Other members of the house as well as I have called the minister's attention to the fact that the burden of the unemployed who do not qualify for unemployment insurance and who are in distress falls entirely upon the city or upon private agencies in the city who raise their money for other social service work. On March 14 the minister gave us no comfort at all in our suggestion that the dominion government should carry out its proposals put forward in the green book and should supply unemployment assistance to take care of the class of employable unemployed who, for one reason or another, are not in receipt of unemployment insurance. The minister made some sensible statements about people being responsible for themselves, and said that he had not taken

a cent in all his years in the country. I congratulate him on his statements and on his own condition. But the point that I am bringing to his attention is that when men get into distress somebody must look after them; and the city of Vancouver, year after year, is finding it too great a strain upon its private social service agencies to meet the situation.

Once more I want to refer the minister to the green book, where the dominion government offered to the provinces that they would take over responsibility for the employable unemployed by way of unemployment assistance up to eighty-five per cent of the unemployment insurance rates; and I want to ask him if he will assure the house that before the next seasonal unemployment sets in in Vancouver we shall have that offer implemented and shall have the dominion government, not the city of Vancouver, taking care of the people who do not normally live in Vancouver.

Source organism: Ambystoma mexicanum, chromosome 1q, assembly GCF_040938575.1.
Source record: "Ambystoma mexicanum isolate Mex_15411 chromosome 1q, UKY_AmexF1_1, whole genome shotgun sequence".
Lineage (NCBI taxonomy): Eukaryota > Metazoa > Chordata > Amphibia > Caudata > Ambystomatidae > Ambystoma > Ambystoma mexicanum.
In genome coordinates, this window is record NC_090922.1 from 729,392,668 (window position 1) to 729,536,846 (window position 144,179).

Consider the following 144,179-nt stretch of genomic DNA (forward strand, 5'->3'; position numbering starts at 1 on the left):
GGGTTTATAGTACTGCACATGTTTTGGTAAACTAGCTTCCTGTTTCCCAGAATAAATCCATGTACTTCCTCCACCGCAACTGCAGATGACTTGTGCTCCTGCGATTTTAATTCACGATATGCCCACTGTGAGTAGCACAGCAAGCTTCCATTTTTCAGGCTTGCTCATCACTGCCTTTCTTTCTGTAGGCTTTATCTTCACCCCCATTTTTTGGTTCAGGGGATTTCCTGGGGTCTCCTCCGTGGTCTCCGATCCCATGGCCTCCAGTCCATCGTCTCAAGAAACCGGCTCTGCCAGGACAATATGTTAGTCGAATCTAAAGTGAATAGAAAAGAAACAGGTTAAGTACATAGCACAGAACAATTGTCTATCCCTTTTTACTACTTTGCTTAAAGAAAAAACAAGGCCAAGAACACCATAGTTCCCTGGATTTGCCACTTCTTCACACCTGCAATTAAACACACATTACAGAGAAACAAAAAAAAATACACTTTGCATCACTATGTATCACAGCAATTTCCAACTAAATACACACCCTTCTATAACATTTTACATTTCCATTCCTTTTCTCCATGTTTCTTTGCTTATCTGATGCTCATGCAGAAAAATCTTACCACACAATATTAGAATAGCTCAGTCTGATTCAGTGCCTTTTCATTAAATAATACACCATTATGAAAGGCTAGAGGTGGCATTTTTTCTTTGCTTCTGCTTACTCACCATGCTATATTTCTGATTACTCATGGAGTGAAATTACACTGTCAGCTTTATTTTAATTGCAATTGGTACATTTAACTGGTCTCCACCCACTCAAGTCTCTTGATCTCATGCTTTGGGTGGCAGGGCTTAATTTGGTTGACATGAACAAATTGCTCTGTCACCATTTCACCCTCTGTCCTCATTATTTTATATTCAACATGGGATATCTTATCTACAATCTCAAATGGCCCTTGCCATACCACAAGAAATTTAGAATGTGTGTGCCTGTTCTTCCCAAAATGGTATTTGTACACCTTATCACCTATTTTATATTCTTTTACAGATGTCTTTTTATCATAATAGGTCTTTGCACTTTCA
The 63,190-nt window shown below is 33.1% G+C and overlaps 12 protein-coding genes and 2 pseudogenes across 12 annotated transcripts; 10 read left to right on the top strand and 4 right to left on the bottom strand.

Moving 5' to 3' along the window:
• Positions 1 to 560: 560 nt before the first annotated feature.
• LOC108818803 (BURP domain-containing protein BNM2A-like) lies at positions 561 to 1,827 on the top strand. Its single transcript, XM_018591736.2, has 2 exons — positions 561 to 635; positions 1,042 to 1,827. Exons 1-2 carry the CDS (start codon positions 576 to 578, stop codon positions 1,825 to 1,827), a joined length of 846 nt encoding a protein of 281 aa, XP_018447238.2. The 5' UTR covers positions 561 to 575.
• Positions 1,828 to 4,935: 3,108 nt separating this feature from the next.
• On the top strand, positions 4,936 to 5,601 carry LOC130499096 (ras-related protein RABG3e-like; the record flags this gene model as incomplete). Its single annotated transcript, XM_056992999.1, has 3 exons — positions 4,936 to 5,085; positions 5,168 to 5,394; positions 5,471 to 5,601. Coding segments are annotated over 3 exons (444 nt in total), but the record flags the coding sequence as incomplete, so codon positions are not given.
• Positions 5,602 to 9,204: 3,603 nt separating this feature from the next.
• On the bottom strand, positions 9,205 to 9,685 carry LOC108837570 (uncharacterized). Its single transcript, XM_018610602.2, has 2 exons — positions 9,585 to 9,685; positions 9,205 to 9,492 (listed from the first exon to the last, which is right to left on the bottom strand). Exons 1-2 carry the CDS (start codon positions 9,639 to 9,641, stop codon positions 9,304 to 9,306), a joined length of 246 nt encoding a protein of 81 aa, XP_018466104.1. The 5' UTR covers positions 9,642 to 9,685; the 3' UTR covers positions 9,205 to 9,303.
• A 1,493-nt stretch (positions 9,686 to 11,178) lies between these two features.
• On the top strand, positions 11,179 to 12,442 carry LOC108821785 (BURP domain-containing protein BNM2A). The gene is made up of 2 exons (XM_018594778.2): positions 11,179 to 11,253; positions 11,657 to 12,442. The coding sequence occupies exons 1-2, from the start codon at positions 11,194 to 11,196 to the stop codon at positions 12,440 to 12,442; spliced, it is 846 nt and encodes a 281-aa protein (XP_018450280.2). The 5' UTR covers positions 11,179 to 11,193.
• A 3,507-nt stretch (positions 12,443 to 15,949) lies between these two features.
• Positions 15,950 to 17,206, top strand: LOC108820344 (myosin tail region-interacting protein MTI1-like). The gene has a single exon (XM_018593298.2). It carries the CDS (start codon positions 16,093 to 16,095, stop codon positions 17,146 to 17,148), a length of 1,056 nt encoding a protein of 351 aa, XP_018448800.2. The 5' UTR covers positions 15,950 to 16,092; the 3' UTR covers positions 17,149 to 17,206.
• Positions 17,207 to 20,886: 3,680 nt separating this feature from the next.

Topic:   DEPARTMENT OF LABOUR
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LIB

Humphrey Mitchell (Minister of Labour)

Liberal

Hon. Humphrey Mitchell (Minister of Labour):

In the first place, Mr. Chairman, as my hon. friend knows, I cannot give him any assurance. Any government policy will be announced at the proper time. The hon. member mentioned the green book, which I understand was predicated on an agreement with the respective provinces right across the dominion, and that may be argued one way or the other. I think that what I predicted a month or six weeks ago has more or less come to pass. My hon. friend knows as well as I do, as do all hon. members from British Columbia, that there is a difficult situation there through the movement of people from the other provinces, particularly in the winter. The same problem is met with in Florida and California. I think one must have due regard to that fact, because it is only a matter of degree how you get to a place. But when you get there, and when you go on your own responsibility, I again repeat that you should not ask somebody else to take care of you. This is my view. I do not know how you can change it. I cannot stop the sun from shining. You cannot pass legislation to prevent the weather being warmer in British Columbia than it is in the rest of Canada during the winter.

Topic:   DEPARTMENT OF LABOUR
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LIB
LIB

Humphrey Mitchell (Minister of Labour)

Liberal

Mr. Mitchell:

That may be true. That is a matter of opinion. As for myself, I would rather live in Ontario.

Topic:   DEPARTMENT OF LABOUR
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PC

April 4, 1949